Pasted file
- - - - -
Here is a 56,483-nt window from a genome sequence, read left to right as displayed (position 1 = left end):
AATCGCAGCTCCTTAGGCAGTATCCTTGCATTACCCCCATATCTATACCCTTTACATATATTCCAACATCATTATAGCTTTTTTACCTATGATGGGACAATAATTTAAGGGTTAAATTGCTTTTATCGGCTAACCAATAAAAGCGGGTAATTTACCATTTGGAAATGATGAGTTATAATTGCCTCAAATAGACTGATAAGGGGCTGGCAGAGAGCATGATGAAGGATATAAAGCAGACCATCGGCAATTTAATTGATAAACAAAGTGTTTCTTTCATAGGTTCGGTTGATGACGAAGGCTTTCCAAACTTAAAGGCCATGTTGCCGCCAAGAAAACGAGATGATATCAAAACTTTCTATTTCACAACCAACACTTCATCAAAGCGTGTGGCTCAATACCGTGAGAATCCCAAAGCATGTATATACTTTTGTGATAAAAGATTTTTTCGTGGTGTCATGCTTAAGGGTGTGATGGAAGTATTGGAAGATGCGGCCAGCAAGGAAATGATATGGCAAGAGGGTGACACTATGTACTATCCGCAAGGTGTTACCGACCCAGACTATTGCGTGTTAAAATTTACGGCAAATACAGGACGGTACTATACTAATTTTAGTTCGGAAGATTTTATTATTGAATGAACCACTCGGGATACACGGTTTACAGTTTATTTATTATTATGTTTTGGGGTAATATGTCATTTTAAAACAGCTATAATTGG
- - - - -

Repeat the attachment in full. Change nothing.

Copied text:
Here is a 56,483-nt window from a genome sequence, read left to right as displayed (position 1 = left end):
AATCGCAGCTCCTTAGGCAGTATCCTTGCATTACCCCCATATCTATACCCTTTACATATATTCCAACATCATTATAGCTTTTTTACCTATGATGGGACAATAATTTAAGGGTTAAATTGCTTTTATCGGCTAACCAATAAAAGCGGGTAATTTACCATTTGGAAATGATGAGTTATAATTGCCTCAAATAGACTGATAAGGGGCTGGCAGAGAGCATGATGAAGGATATAAAGCAGACCATCGGCAATTTAATTGATAAACAAAGTGTTTCTTTCATAGGTTCGGTTGATGACGAAGGCTTTCCAAACTTAAAGGCCATGTTGCCGCCAAGAAAACGAGATGATATCAAAACTTTCTATTTCACAACCAACACTTCATCAAAGCGTGTGGCTCAATACCGTGAGAATCCCAAAGCATGTATATACTTTTGTGATAAAAGATTTTTTCGTGGTGTCATGCTTAAGGGTGTGATGGAAGTATTGGAAGATGCGGCCAGCAAGGAAATGATATGGCAAGAGGGTGACACTATGTACTATCCGCAAGGTGTTACCGACCCAGACTATTGCGTGTTAAAATTTACGGCAAATACAGGACGGTACTATACTAATTTTAGTTCGGAAGATTTTATTATTGAATGAACCACTCGGGATACACGGTTTACAGTTTATTTATTATTATGTTTTGGGGTAATATGTCATTTTAAAACAGCTATAATTGG